Formal educations aside, professors are a casual crew

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Cartoon by Victor Santander

Cartoon by Victor Santander

Humans would like to think they are civilized, but they are just dressed up animals. Professors might be some of the smartest creatures in the animal kingdom, but they follow the fashion laws of the urban jungle like the rest.
Despite the dangers that wearing the wrong clothes can attract in the real world, in academia there is nothing to gain from having a dress code. Professors can look like anyone and the stereotype of professors being balding, bespectacled grey-haired men in sweater vests is going extinct. A diverse group of instructors of all colors, shapes, sizes and both sexes are filling the ecological niche.
Clothing is a personal message in a nonverbal language that demands or suggests a number of things. Instructors use their clothes to convey their degree of professionalism, how seriously they take their job, or simply their interests beyond education.
It would be unjust to judge an instructor and their course based on their clothes alone.
Dr. Mark Van Stone teaches art history at Southwestern College, and even though he dresses in a t-shirt and jeans almost every day, the shirts he wears are about more than just being comfortable. As a calligrapher and expert in hieroglyphs, Van Stone wears t-shirts that feature designs of his own creation.
Just because an instructor likes to dress up, it does not mean they are necessarily trying to look good for their students. Some professors might be dressing down as a defense mechanism against students who might negatively criticize their instructors for dressing beyond their expectations. Female professors in general are judged far more often for their style and receive more comments on how they dress from their students than their male coworkers.
Professor Vivien Vaughan dresses well every day and uses matching jewelry she made herself to complement her outfits. Even though she teaches the humanities and might be expected to dress more casually, her style is certainly not casual. Vaughan wears necklaces with large precious stones without appearing gaudy and can dress in all the same color without being boring. She certainly dresses up compared to other, more lax instructors, but she is not an intimidating figure and her clothes have little to do with class material or moral.
Some instructors are not trying to look good. SWC is a particularly casual campus and it is understandable that some instructors have abandoned the suit-and-tie look for something a bit more comfortable. No one wants to teach a class wearing that many layers, especially when there’s a chance the classroom might not have air conditioning.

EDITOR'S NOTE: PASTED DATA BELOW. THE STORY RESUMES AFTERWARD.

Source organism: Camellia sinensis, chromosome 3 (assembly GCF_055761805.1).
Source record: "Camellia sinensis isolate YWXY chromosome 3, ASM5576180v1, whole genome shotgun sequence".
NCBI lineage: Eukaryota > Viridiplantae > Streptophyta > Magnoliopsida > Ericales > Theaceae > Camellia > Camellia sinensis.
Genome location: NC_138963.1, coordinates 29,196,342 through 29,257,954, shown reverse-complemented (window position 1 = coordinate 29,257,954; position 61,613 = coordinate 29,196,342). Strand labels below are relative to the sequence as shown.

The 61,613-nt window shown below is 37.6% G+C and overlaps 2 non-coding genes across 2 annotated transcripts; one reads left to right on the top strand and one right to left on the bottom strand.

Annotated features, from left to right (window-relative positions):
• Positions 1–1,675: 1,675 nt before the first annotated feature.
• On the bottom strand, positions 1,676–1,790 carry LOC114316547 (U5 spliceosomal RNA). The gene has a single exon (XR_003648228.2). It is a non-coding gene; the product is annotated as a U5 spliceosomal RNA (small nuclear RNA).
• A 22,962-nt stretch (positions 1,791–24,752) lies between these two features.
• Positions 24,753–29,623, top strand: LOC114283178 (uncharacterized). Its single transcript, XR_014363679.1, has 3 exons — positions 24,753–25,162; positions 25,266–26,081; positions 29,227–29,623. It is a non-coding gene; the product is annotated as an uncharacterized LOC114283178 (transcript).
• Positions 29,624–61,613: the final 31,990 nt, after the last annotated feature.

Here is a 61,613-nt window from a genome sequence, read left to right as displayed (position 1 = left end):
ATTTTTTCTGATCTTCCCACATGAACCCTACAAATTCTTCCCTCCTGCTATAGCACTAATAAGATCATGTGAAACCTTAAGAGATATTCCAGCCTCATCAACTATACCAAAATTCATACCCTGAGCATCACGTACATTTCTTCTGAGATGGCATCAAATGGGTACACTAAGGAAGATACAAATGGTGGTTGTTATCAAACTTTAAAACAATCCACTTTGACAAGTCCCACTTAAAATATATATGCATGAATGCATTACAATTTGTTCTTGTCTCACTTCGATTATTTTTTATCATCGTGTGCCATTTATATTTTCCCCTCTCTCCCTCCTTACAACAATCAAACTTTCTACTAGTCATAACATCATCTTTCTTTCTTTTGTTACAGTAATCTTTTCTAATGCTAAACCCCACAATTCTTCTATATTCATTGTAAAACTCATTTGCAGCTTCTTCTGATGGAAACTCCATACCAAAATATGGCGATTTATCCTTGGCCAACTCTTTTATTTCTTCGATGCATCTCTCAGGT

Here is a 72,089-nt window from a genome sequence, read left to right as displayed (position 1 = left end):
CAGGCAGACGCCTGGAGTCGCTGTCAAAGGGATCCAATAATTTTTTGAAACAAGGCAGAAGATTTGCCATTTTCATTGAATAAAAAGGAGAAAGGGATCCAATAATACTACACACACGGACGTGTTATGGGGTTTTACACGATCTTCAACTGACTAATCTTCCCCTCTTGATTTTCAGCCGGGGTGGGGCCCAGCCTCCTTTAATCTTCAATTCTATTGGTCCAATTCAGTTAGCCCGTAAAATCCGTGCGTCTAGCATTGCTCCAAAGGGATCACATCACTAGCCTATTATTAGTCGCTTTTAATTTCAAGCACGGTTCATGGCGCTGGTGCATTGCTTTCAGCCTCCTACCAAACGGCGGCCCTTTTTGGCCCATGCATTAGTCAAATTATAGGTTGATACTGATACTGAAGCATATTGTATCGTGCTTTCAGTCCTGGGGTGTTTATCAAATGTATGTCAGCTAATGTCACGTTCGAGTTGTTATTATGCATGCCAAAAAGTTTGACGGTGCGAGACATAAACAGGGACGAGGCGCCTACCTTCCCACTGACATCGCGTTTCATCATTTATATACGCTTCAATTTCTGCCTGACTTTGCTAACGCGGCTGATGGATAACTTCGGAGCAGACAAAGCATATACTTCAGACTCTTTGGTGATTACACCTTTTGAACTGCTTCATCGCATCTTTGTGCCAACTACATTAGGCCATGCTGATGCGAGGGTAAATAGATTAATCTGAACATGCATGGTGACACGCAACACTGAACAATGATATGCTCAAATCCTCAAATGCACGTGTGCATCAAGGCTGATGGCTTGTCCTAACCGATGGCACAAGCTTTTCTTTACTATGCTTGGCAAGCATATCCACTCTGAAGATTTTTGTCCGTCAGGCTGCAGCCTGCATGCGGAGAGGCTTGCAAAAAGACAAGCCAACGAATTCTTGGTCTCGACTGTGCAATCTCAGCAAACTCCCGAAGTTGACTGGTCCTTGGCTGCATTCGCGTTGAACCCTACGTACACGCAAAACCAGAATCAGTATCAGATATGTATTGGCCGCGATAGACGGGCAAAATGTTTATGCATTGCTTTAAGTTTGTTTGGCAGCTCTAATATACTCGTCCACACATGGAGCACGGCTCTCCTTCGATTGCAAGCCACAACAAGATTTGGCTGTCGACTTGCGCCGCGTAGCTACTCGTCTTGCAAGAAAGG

At SWC, students learn that the clothes do not reflect the intellectual power of the wearer.
M.K. Asante, a professor at Morgan State University, dresses in the style of his hometown Philadelphia. When he spoke at SWC, he wore a snap-back, a leather jacket hoodie, denim jeans and tan boots of the steel toe variety.
Asante can dress as casual as he wants and no one can erase the books he’s written or the films he’s produced.
The fashion world is not without prejudice. Despite Asante’s accomplishments, others judge the clothes he wears and they way he talks and make assumptions. Such criticisms might be an attack on his professionalism, but in truth he is being criticized for his race and his decision to not talk and dress white.
Everyone deserves to wear what they want, even instructors who have a responsibility to provide a good learning environment for their students. But if a student thinks their instructor’s fashion choices are their business, then they should focus on their studies instead.
Some students might assume a well-dressed instructor could provide a better learning environment, but it is unlikely that students would follow suit and dress up themselves. Too many people enjoy coming to class in their pajamas. Other students find overdressed instructors intimidating and a casual instructor can appear more relatable and approachable to their students.
There certainly is a place for uniforms in society, but in academia where the focus is the meeting of minds, all a dress code does is discriminate.
Instructors do not have a responsibility to their students to dress up, but instead their wardrobe should suggest the career behind the subject. Some careers require a certain dress code just to get by, but those careers tend to be less about the individual.
Doctors, firefighters, police officers and judges are a few careers known for their distinctive uniforms, but the uniform is to identify those individuals as representatives of the state and that their career is, at heart, a public service. The person behind the uniform is less important than the uniform itself.
It is much different for college professors.
While many see community college as a public service, professors are not defined by a common dress code. Instructors are valued for their intelligence and their teaching ability, so there is little value in making these unique minds dress in the same outfits all the time.
It might make students feel better about spending thousands of dollars on their education if their professors are dressed like politicians, but for the instructors themselves the result would be stifling for all who do not dress formally.
Students might think that a well-dressed professor is better, but a three-piece suit can make a professor more intimidating and make their time seem more valuable. Casual instructors are more approachable and relatable to their students than the stuffy professors of old who would act like their students questions were a waste of time.
Students should appreciate professors who treat their students with respect, and not gravitate to professors who use clothing to demand respect from their students.

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